|Wonder Boy III: The Dragon's Trap|
|System(s)||Sega Master System, TurboGrafx-16, Sega Game Gear, Wii|
|Preceded by||Wonder Boy in Monster Land|
|Followed by||Wonder Boy in Monster World|
|Neoseeker Related Pages|
Wonder Boy III: The Dragon's Trap (Monster World II: Dragon no Wana in Japan) is a 1989 game for the Sega Master System. It is a direct sequel to Wonder Boy in Monster Land (Wonder Boy III: Monster Lair is ignored), and it is the first in the series to be made solely for consoles. The game opens with the player, Hu-Man, repeating the final boss battle of the previous game. When defeated, however, the dragon curses Hu-Man to become a dragon himself. Now Lizard-Man, the player must search for a cure. During this quest they will encounter other dragons and in turn be cursed with other forms. Near the end of the game the player earns the ability to change between forms at will.
Westone licensed their portion of the game to Hudson Soft, who released a TurboGrafx-16 version called Dragon's Curse on April 19, 1991. In Japan this version was called Adventure Island, despite it sharing no gameplay similarities with Hudson's usual Adventure Island games. This version's graphics were upgraded to 16-bit. The main changes were Lion-Man being replaced with Tiger-Man (who plays identically) and Hu-Man being changed to resemble a baby-like figure; contrary to popular belief this iteration was not intended to be a girl, as he is still called Hu-Man and the ending uses "his". It also featured disk saving in addition to password saves (TurboGrafx passwords are incompatible with Master System/Game Gear passwords) and a slightly extended ending.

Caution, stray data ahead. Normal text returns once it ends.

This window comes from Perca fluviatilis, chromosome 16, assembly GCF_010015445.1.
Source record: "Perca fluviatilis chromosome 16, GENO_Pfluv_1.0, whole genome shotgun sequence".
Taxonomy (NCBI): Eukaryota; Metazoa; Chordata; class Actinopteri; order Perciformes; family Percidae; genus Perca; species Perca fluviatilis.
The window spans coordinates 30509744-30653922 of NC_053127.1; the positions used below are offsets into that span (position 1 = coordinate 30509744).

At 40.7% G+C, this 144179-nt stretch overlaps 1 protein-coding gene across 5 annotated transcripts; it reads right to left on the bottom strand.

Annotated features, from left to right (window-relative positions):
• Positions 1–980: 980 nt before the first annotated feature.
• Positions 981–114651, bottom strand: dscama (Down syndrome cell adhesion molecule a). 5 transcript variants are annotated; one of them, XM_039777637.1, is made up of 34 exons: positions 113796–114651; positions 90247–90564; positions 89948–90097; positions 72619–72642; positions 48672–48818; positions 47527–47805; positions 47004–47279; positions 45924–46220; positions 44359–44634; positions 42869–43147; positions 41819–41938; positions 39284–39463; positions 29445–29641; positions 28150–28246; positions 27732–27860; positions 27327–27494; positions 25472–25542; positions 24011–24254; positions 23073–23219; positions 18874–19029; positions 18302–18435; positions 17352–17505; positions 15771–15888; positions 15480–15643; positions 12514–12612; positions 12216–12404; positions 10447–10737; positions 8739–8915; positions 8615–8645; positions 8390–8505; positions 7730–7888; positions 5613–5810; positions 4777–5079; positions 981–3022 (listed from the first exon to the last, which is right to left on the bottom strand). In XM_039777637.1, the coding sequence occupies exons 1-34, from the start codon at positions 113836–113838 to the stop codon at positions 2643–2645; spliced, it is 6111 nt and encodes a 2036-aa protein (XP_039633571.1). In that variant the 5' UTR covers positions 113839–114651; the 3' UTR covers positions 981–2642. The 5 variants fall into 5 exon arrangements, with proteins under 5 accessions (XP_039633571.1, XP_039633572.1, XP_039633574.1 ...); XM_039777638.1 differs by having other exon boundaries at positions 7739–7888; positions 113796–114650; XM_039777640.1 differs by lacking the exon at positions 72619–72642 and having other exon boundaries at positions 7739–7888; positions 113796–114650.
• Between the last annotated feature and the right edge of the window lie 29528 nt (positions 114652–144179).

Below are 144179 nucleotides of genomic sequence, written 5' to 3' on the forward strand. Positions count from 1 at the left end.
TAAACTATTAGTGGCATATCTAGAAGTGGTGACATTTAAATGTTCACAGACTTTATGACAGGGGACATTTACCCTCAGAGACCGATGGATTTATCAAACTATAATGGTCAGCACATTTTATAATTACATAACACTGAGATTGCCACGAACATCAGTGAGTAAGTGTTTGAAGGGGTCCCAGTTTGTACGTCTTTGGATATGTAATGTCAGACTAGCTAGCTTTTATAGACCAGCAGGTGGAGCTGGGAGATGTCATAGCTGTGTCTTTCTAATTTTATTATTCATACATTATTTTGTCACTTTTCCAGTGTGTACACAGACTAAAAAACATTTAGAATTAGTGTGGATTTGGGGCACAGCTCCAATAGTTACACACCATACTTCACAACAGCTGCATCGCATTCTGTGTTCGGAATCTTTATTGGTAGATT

A Sega Game Gear version was released in 1992. Because the Sega Mark III (Japanese Sega Master System) was cancelled in Japan before this game's release this was the first time Japanese players got to enjoy this game. Because by this point Wonder Boy III: Monster Lair had been released in Europe, the European version omitted the "III" to avoid confusion. The Game Gear version has some changes from the other two versions; the game world was altered to fit on the smaller screen, and Charmstones (normally required to make shopkeepers sell better items) are instead used to teleport the player back to the village at will.
Like other games in the series, Sega's Brazilian distributor Tec Toy replaced many game sprites with characters from Monica's Gang (Turma da Mônica in Brazil) and released it as Turma da Mônica em o Resgate. Rather than transforming into monsters the player instead turned into different characters from the gang, and the bosses were replaced with villains from the comic. This version was only available for the Sega Master System and only in Brazil.
The game also appears on the PlayStation 2 in Japan as part of Sega Ages 2500 Series Vol. 29: Monster World Complete Collection.
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